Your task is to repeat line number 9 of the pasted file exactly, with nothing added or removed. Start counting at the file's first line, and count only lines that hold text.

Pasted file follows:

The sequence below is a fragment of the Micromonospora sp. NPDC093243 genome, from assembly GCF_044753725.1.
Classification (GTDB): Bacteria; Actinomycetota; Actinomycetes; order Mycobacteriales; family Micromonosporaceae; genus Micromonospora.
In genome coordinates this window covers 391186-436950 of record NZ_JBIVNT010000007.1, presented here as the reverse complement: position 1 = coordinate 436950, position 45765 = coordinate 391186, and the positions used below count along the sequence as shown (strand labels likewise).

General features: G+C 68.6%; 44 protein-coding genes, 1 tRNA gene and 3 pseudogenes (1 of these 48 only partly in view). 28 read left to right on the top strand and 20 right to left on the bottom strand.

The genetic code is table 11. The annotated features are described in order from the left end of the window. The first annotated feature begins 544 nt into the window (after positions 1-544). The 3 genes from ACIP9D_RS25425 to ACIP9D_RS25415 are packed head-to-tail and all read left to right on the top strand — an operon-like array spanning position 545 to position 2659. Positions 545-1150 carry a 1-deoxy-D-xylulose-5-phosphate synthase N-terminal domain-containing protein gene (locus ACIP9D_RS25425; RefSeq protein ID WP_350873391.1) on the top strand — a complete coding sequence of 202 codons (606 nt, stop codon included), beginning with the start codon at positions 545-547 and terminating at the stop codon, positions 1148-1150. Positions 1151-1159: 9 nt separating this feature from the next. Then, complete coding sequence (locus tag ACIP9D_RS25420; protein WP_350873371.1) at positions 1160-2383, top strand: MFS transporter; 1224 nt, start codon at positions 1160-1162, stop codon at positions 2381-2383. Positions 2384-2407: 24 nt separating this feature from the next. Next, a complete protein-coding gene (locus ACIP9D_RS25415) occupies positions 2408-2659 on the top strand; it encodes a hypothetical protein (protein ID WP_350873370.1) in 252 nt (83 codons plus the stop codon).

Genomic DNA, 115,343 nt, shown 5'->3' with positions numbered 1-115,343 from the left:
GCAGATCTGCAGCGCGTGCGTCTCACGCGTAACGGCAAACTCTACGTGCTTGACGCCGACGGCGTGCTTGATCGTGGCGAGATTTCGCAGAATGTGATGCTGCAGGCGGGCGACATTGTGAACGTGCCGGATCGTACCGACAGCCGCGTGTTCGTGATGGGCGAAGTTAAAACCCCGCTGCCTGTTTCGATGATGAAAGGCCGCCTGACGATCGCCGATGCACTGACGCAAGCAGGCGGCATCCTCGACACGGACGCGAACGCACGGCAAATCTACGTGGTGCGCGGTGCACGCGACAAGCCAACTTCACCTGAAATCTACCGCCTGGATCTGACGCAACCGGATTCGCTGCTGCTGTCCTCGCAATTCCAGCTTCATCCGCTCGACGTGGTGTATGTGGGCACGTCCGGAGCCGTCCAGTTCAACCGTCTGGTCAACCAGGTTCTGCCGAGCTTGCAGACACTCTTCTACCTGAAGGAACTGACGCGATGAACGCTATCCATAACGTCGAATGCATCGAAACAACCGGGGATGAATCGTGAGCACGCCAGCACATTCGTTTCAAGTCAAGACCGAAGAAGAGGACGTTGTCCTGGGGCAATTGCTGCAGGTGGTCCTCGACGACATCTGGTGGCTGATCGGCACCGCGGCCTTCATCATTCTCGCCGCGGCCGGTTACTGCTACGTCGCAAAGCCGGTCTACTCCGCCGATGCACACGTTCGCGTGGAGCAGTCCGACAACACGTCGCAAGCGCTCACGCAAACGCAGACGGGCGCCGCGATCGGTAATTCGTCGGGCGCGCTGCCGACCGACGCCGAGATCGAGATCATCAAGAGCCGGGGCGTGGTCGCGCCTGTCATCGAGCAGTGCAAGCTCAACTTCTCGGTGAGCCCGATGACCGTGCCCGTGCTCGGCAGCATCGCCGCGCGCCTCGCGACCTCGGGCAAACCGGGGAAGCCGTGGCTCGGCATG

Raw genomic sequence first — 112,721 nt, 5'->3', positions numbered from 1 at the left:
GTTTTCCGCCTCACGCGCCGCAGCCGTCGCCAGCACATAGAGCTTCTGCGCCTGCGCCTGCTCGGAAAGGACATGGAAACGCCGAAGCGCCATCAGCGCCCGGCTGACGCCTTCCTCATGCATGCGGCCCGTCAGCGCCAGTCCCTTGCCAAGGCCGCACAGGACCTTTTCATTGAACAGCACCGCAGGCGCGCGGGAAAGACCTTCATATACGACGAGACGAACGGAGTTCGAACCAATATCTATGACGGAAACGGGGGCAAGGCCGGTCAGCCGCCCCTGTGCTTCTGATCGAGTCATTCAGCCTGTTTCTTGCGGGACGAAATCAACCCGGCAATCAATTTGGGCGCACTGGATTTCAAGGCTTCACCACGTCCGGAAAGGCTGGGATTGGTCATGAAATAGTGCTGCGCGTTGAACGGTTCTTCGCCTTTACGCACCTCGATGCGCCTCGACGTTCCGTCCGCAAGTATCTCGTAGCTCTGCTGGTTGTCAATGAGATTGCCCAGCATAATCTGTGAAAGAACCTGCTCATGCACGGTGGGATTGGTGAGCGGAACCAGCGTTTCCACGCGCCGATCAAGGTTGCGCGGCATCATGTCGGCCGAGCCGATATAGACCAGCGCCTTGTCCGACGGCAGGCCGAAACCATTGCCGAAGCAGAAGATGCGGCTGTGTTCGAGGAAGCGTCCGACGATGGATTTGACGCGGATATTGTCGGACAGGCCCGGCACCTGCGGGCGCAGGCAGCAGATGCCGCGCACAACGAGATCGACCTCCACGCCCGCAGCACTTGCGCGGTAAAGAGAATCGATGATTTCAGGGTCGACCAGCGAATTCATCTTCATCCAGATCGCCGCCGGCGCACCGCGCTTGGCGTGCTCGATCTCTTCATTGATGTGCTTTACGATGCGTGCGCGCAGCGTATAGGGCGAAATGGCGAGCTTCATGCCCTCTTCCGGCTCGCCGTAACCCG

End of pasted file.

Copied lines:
GTTTTCCGCCTCACGCGCCGCAGCCGTCGCCAGCACATAGAGCTTCTGCGCCTGCGCCTGCTCGGAAAGGACATGGAAACGCCGAAGCGCCATCAGCGCCCGGCTGACGCCTTCCTCATGCATGCGGCCCGTCAGCGCCAGTCCCTTGCCAAGGCCGCACAGGACCTTTTCATTGAACAGCACCGCAGGCGCGCGGGAAAGACCTTCATATACGACGAGACGAACGGAGTTCGAACCAATATCTATGACGGAAACGGGGGCAAGGCCGGTCAGCCGCCCCTGTGCTTCTGATCGAGTCATTCAGCCTGTTTCTTGCGGGACGAAATCAACCCGGCAATCAATTTGGGCGCACTGGATTTCAAGGCTTCACCACGTCCGGAAAGGCTGGGATTGGTCATGAAATAGTGCTGCGCGTTGAACGGTTCTTCGCCTTTACGCACCTCGATGCGCCTCGACGTTCCGTCCGCAAGTATCTCGTAGCTCTGCTGGTTGTCAATGAGATTGCCCAGCATAATCTGTGAAAGAACCTGCTCATGCACGGTGGGATTGGTGAGCGGAACCAGCGTTTCCACGCGCCGATCAAGGTTGCGCGGCATCATGTCGGCCGAGCCGATATAGACCAGCGCCTTGTCCGACGGCAGGCCGAAACCATTGCCGAAGCAGAAGATGCGGCTGTGTTCGAGGAAGCGTCCGACGATGGATTTGACGCGGATATTGTCGGACAGGCCCGGCACCTGCGGGCGCAGGCAGCAGATGCCGCGCACAACGAGATCGACCTCCACGCCCGCAGCACTTGCGCGGTAAAGAGAATCGATGATTTCAGGGTCGACCAGCGAATTCATCTTCATCCAGATCGCCGCCGGCGCACCGCGCTTGGCGTGCTCGATCTCTTCATTGATGTGCTTTACGATGCGTGCGCGCAGCGTATAGGGCGAAATGGCGAGCTTCATGCCCTCTTCCGGCTCGCCGTAACCCG